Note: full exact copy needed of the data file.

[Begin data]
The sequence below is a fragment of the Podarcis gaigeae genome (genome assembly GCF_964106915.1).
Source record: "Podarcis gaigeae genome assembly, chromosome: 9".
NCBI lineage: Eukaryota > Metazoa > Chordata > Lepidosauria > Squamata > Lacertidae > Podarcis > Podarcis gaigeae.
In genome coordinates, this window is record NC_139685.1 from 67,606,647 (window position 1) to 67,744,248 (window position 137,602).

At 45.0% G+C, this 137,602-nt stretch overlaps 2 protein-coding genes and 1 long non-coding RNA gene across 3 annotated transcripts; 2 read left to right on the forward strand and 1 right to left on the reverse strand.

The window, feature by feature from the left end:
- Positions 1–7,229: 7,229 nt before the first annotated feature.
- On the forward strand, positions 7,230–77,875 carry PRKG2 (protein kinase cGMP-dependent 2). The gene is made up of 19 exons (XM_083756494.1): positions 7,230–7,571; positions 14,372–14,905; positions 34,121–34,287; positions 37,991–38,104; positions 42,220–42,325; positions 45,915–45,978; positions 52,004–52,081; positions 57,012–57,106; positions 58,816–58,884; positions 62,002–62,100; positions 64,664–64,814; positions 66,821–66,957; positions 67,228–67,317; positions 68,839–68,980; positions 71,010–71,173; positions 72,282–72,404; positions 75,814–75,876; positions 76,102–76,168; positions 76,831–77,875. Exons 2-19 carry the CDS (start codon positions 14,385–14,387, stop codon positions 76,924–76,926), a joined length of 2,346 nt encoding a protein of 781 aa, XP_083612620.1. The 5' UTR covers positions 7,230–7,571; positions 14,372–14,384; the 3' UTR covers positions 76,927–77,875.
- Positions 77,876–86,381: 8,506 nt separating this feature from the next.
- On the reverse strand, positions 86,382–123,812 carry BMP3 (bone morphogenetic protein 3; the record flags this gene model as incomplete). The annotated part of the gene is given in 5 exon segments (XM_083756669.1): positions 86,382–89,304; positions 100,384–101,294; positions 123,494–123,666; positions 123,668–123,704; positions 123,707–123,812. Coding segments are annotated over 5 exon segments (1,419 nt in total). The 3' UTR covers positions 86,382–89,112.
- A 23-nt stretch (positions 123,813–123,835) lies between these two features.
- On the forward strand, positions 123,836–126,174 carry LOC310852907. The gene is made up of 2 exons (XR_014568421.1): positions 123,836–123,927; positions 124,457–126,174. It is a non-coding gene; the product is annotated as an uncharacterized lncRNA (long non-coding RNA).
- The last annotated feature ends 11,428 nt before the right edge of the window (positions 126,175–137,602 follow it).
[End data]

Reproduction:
The sequence below is a fragment of the Podarcis gaigeae genome (genome assembly GCF_964106915.1).
Source record: "Podarcis gaigeae genome assembly, chromosome: 9".
NCBI lineage: Eukaryota > Metazoa > Chordata > Lepidosauria > Squamata > Lacertidae > Podarcis > Podarcis gaigeae.
In genome coordinates, this window is record NC_139685.1 from 67,606,647 (window position 1) to 67,744,248 (window position 137,602).

At 45.0% G+C, this 137,602-nt stretch overlaps 2 protein-coding genes and 1 long non-coding RNA gene across 3 annotated transcripts; 2 read left to right on the forward strand and 1 right to left on the reverse strand.

The window, feature by feature from the left end:
- Positions 1–7,229: 7,229 nt before the first annotated feature.
- On the forward strand, positions 7,230–77,875 carry PRKG2 (protein kinase cGMP-dependent 2). The gene is made up of 19 exons (XM_083756494.1): positions 7,230–7,571; positions 14,372–14,905; positions 34,121–34,287; positions 37,991–38,104; positions 42,220–42,325; positions 45,915–45,978; positions 52,004–52,081; positions 57,012–57,106; positions 58,816–58,884; positions 62,002–62,100; positions 64,664–64,814; positions 66,821–66,957; positions 67,228–67,317; positions 68,839–68,980; positions 71,010–71,173; positions 72,282–72,404; positions 75,814–75,876; positions 76,102–76,168; positions 76,831–77,875. Exons 2-19 carry the CDS (start codon positions 14,385–14,387, stop codon positions 76,924–76,926), a joined length of 2,346 nt encoding a protein of 781 aa, XP_083612620.1. The 5' UTR covers positions 7,230–7,571; positions 14,372–14,384; the 3' UTR covers positions 76,927–77,875.
- Positions 77,876–86,381: 8,506 nt separating this feature from the next.
- On the reverse strand, positions 86,382–123,812 carry BMP3 (bone morphogenetic protein 3; the record flags this gene model as incomplete). The annotated part of the gene is given in 5 exon segments (XM_083756669.1): positions 86,382–89,304; positions 100,384–101,294; positions 123,494–123,666; positions 123,668–123,704; positions 123,707–123,812. Coding segments are annotated over 5 exon segments (1,419 nt in total). The 3' UTR covers positions 86,382–89,112.
- A 23-nt stretch (positions 123,813–123,835) lies between these two features.
- On the forward strand, positions 123,836–126,174 carry LOC310852907. The gene is made up of 2 exons (XR_014568421.1): positions 123,836–123,927; positions 124,457–126,174. It is a non-coding gene; the product is annotated as an uncharacterized lncRNA (long non-coding RNA).
- The last annotated feature ends 11,428 nt before the right edge of the window (positions 126,175–137,602 follow it).